The Lindseth Residence, 3533 Richland Ave. The home had been converted to apartments several decades earlier and had most recently house Freewill Baptist Bible College (now Welch College) students. The Lindseths converted back to a single-family residence.
A single-family residence at 208 South 11th Street was awarded for its “remarkable transformation.” The home required significant repairs for deterioration and inappropriate alterations.
The rehabilitation of 603 Fatherland Street reversed inappropriate alterations and repaired deteriorated elements.
The Cigarran Residence, 212 Craighead Ave., was cited for the renovation of the original house and new two-story addition.
Educational and Institutional:
Two Rivers Mansion, 3130 McGavock Pike, was awarded for extensive renovations, including repairs of severely water-damaged decorative and structural elements on the exterior of the historic house.
Lockeland Table, 1520 Woodland Street, involved adapting a 1930s grocery store into a modern restaurant and rebuilding the altered façade. The former NABRICO building, which was once associated with river barges, now has room for special events, offices and amenities for the nearby Riverfront Park.
Originally constructed through New Deal programming to house various municipal public works departments, the Public Works Garages at Rolling Mill Hill have been adapted into office space for several area businesses. The project retained historical elements such as bowed steel truss roof systems, original metal frame windows, stepped parapet rooflines, and decorative brick detailing.
Built as the first office building for the Nashville Bridge Company, and enlarged over the years, The Bridge Building is now an integral part of the Riverfront Redevelopment initiative for the Cumberland River’s east bank. The rehabilitation project incorporated modern-day infrastructure and life safety features into a sculptural new addition that references the site’s industrial heritage. The space is now used for special events, offices and amenities for the nearby Riverfront Park.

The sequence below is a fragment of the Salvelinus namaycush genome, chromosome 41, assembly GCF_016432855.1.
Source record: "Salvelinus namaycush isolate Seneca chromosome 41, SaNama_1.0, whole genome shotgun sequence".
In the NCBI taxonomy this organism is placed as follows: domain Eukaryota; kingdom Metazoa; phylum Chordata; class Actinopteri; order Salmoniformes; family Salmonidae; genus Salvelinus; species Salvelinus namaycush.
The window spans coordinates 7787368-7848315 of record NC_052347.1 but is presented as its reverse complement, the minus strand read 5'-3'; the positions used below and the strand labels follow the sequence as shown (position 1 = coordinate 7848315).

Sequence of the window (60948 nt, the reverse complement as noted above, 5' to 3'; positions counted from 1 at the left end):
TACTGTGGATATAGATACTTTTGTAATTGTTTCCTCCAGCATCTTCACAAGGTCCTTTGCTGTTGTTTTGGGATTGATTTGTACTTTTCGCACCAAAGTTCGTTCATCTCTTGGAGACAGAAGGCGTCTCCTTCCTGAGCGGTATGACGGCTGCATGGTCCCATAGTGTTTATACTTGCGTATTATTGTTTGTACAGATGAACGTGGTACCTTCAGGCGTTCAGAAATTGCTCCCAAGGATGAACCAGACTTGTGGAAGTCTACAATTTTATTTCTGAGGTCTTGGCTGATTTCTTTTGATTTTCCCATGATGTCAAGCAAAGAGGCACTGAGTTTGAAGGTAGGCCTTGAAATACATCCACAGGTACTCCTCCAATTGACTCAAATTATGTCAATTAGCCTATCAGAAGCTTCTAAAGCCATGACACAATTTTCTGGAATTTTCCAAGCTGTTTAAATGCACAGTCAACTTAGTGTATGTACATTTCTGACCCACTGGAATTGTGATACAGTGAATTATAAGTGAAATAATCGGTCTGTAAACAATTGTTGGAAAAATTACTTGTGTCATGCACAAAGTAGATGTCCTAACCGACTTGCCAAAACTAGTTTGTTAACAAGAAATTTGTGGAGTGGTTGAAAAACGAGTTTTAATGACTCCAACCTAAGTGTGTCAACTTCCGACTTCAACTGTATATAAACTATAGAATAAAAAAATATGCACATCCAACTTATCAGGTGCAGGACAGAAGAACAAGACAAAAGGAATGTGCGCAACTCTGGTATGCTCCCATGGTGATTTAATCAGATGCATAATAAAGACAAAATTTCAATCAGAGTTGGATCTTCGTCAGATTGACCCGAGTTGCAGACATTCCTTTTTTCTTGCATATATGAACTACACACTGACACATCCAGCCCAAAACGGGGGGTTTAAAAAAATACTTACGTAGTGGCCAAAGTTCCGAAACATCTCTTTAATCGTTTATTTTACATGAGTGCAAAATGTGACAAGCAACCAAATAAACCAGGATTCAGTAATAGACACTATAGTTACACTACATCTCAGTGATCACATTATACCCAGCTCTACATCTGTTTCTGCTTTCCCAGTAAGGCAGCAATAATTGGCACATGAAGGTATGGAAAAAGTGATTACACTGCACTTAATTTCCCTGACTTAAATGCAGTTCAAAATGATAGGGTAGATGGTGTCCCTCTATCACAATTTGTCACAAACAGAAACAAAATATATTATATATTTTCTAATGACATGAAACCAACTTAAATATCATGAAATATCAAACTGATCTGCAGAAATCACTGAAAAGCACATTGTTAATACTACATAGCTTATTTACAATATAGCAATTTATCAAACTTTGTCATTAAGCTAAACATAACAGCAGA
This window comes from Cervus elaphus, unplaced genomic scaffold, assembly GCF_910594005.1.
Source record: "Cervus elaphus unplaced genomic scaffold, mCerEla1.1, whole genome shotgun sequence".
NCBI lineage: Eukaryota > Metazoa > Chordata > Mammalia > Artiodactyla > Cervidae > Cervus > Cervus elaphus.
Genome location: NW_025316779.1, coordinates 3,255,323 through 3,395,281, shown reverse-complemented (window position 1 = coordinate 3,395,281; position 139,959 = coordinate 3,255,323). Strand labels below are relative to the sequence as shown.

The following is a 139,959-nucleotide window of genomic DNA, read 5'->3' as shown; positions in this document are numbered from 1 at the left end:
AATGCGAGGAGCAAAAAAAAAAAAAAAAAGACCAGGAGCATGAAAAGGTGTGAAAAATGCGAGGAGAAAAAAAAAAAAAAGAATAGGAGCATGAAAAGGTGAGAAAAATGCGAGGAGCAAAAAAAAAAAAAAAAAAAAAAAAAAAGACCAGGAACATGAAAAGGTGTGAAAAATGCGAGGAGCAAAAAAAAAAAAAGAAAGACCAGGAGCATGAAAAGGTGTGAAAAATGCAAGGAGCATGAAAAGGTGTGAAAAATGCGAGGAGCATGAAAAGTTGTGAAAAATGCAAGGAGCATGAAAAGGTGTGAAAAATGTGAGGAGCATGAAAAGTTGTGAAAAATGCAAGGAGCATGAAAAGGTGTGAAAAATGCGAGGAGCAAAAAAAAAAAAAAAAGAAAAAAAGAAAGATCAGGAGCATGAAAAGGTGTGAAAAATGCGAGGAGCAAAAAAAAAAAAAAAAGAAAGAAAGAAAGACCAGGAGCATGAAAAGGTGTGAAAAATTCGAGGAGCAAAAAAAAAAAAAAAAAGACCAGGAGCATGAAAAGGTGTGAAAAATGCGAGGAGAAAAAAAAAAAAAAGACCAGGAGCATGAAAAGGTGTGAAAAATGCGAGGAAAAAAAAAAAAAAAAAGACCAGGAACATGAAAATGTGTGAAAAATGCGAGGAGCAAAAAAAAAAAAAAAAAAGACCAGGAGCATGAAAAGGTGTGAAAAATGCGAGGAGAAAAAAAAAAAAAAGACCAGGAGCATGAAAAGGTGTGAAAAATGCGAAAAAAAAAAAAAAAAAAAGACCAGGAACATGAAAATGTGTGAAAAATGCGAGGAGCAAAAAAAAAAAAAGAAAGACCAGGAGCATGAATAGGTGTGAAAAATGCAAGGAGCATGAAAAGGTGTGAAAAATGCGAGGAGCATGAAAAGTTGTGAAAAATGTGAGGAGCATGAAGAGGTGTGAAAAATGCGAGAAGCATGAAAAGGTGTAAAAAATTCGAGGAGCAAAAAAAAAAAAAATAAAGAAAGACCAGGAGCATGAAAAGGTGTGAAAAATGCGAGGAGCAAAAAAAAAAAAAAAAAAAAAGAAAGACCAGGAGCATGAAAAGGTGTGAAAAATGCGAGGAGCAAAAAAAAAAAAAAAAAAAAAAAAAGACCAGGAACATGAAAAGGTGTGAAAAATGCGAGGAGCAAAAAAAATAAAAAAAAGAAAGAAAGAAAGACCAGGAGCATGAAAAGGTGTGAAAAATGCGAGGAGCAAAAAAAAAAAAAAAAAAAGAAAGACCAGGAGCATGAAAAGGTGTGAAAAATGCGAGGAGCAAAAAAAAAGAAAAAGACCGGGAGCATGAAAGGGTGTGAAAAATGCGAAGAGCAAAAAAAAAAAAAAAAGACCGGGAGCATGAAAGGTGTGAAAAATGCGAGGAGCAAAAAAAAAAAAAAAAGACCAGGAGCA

A new home at 104 Haysboro Ave. was noted as an example of new construction that is compatible with historic neighbors in mass and scale, but is clearly of its time.
A single-residence home at 1812 Ordway Place – and located in a cluster of 1920s Spanish Revival homes called “Little Hollywood” – used modern materials to offer a contemporary take on the historic architectural style.
The infill project primarily on the 1200 block of Lillian Street involved a series of seven newly-constructed single-family homes. The judges awarded the project for its bold approach to neighborhood redevelopment.
The Niedermeyer Home, 3717 Woodmont Blvd., was awarded in the residential category for sensitive additions and updates to the original home.
A pair of residences at 3514 and 3516 Gillespie Ave. were cited in the residential category for two equally comprehensive rehabilitation projects.
Amqui Station and Visitors Center in Madison was awarded an honorable mention in the educational/institutional category for the rehabilitation of the station and the newly-constructed platform and visitor’s center.
In the infill category, the judges recognized the multi-family development Ryman Lofts, 100 Middleton St. on Rolling Mill Hill, for its clever combination of old industrial aesthetic with playful artistry.
Ann Tidwell was honored for her dedication to the protection, conservation, and promotion of Tennessee’s natural resources, including Radnor Lake and Nashville’s greenways and trails.
Barry Walker and Marathon Village received the Commissioners’ Award for pioneering efforts to rehabilitate and promote the history and continued use of Nashville’s Marathon Motor Works.
George H. Cate, Jr. was presented with the Leadership Award for his commitment to educating the public about the history of the Metropolitan Government of Nashville and Davidson County and dedicated service to the Metropolitan Historical Commission.